Breach of the public sector equality duty in the provision of women’s approved premises

19 December 2013

Judgment was today handed down in R (Griffiths & Coll) v Secretary of State for Justice (Equality and Human Rights Commission Intervening) [2013] EWHC 4077 (Admin). The Claimants were represented by Dinah Rose QC and Garden Court North Chambers’ Matthew Stanbury, instructed by Samuel Genen of Criminal Defence Solicitors, London

The claimants were both pre-tariff indeterminate sentence prisoners currently held in open prisons. They complained that the lack of provision for women’s probation hostels, known as approved premises, amounted to unlawful discrimination under the Equality Act 2010. Further, that the SSJ had failed to discharge the Public Sector Equality Duty (PSED) by failing to apply his mind to the issue.

There are a large number of approved premises for male offenders across England and Wales, reflecting their greater number as compared to women offenders. There are only 6 approved premises for women in England, and none in Wales. Although the number of beds is proportionate to the number of women offenders, the limited geographical spread means that women required to reside in an approved premises as part of their licence may be many miles from home. It was argued that this impedes their effective resettlement.

In her 2007 report on women in the criminal justice system (the Corston Report) Baroness Corston recommended that the problem could be addressed by a larger number of smaller units in a greater number of geographical locations. A Joint Inspectorate Report in 2008 expressed the view that the current position is discriminatory. In July 2013 the House of Commons Justice Select Committee recommended that there be greater provision for women’s approved premises.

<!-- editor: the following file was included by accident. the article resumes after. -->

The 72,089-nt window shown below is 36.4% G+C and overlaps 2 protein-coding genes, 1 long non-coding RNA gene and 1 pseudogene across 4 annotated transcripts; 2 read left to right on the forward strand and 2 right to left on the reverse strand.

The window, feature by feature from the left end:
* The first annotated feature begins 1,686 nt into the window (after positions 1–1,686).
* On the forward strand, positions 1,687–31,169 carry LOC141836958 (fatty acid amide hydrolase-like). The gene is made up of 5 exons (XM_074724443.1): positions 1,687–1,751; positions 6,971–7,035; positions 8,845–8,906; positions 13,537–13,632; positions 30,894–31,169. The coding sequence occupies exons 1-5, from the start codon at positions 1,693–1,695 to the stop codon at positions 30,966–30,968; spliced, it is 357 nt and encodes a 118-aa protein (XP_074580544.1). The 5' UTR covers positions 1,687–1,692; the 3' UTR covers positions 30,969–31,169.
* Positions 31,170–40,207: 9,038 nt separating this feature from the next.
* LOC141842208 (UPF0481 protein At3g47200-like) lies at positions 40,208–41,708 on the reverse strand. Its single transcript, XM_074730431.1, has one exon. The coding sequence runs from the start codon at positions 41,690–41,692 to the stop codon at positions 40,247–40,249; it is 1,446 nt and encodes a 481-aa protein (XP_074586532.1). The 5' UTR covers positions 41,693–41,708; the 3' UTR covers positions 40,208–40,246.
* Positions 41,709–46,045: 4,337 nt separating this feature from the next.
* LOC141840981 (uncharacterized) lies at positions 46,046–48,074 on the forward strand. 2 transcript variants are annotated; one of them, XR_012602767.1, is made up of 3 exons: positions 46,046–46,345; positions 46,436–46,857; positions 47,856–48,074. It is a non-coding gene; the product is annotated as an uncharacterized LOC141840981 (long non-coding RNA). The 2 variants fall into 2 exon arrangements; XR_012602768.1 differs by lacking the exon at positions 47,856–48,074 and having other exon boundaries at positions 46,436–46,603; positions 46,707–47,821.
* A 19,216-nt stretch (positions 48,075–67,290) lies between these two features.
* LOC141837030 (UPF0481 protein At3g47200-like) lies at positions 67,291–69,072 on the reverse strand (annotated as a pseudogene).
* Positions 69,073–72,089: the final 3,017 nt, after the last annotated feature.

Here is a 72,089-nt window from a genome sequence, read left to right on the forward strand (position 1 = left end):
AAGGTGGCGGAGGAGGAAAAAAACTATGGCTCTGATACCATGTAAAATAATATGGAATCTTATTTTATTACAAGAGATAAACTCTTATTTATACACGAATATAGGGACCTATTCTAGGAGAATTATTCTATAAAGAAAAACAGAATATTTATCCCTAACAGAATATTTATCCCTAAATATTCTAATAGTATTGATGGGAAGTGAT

The Judge (Cranston J) found, however, that the position does not result in direct discrimination under section 13 of the Equality Act 2010 [54 – 57]. He noted that less favourable treatment requires comparing like with like. He considered there to be no evidence that women  offenders valued approved premises, even if objectively they might benefit residents. Further, that proportionately fewer women are required to live at an approved premises. The average stay in an approved premises is relatively short (said to be 80 days) and the Judge considered there to be no evidence that the difficulties they face in returning to their families and support networks are any greater than would be the case were they released directly from prison without any residence condition. He further considered that the Claimant’s, who are some time away from release and currently assessed as medium risk, had suffered discrimination.

For similar reasons the Judge also rejected the claim of indirect discrimination [58-60]. He considered that the cost of smaller premises and difficulties in obtained planning permission justified any less favourable treatment as proportionate.

The Judge did find, however, that the SSJ is in breach of his duty to comply with the PSED, since at least 2008 [61-65]. The SSJ had not been able to point to any document to show that due regard had been paid to the issues raised by the various reports.

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